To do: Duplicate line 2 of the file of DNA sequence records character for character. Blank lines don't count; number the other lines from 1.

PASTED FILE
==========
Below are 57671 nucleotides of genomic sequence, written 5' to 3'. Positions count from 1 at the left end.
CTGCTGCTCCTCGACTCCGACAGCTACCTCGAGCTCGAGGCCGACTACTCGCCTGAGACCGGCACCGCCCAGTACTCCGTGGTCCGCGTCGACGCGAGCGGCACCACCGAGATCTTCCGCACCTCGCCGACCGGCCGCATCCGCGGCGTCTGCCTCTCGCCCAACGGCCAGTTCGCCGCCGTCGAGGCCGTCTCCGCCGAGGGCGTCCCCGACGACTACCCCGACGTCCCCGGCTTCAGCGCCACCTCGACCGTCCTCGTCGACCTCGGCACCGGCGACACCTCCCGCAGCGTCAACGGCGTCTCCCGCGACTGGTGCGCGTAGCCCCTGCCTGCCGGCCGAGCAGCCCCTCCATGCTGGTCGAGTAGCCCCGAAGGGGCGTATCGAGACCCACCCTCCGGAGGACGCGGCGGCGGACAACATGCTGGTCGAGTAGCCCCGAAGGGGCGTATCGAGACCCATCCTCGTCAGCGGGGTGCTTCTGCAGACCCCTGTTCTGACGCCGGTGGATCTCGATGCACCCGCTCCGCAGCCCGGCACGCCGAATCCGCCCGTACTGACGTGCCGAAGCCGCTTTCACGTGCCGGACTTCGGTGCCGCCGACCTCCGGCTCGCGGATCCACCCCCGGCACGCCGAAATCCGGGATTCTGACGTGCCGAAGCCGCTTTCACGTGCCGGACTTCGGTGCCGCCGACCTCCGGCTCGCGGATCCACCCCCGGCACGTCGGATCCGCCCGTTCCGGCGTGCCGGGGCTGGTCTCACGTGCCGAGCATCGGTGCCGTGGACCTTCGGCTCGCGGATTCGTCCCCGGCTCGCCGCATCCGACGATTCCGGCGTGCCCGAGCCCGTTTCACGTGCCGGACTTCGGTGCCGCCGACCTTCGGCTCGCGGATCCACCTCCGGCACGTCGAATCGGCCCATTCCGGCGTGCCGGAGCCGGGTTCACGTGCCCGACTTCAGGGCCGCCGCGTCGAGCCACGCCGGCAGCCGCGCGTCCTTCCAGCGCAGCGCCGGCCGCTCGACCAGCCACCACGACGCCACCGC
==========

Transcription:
CTGCTGCTCCTCGACTCCGACAGCTACCTCGAGCTCGAGGCCGACTACTCGCCTGAGACCGGCACCGCCCAGTACTCCGTGGTCCGCGTCGACGCGAGCGGCACCACCGAGATCTTCCGCACCTCGCCGACCGGCCGCATCCGCGGCGTCTGCCTCTCGCCCAACGGCCAGTTCGCCGCCGTCGAGGCCGTCTCCGCCGAGGGCGTCCCCGACGACTACCCCGACGTCCCCGGCTTCAGCGCCACCTCGACCGTCCTCGTCGACCTCGGCACCGGCGACACCTCCCGCAGCGTCAACGGCGTCTCCCGCGACTGGTGCGCGTAGCCCCTGCCTGCCGGCCGAGCAGCCCCTCCATGCTGGTCGAGTAGCCCCGAAGGGGCGTATCGAGACCCACCCTCCGGAGGACGCGGCGGCGGACAACATGCTGGTCGAGTAGCCCCGAAGGGGCGTATCGAGACCCATCCTCGTCAGCGGGGTGCTTCTGCAGACCCCTGTTCTGACGCCGGTGGATCTCGATGCACCCGCTCCGCAGCCCGGCACGCCGAATCCGCCCGTACTGACGTGCCGAAGCCGCTTTCACGTGCCGGACTTCGGTGCCGCCGACCTCCGGCTCGCGGATCCACCCCCGGCACGCCGAAATCCGGGATTCTGACGTGCCGAAGCCGCTTTCACGTGCCGGACTTCGGTGCCGCCGACCTCCGGCTCGCGGATCCACCCCCGGCACGTCGGATCCGCCCGTTCCGGCGTGCCGGGGCTGGTCTCACGTGCCGAGCATCGGTGCCGTGGACCTTCGGCTCGCGGATTCGTCCCCGGCTCGCCGCATCCGACGATTCCGGCGTGCCCGAGCCCGTTTCACGTGCCGGACTTCGGTGCCGCCGACCTTCGGCTCGCGGATCCACCTCCGGCACGTCGAATCGGCCCATTCCGGCGTGCCGGAGCCGGGTTCACGTGCCCGACTTCAGGGCCGCCGCGTCGAGCCACGCCGGCAGCCGCGCGTCCTTCCAGCGCAGCGCCGGCCGCTCGACCAGCCACCACGACGCCACCGC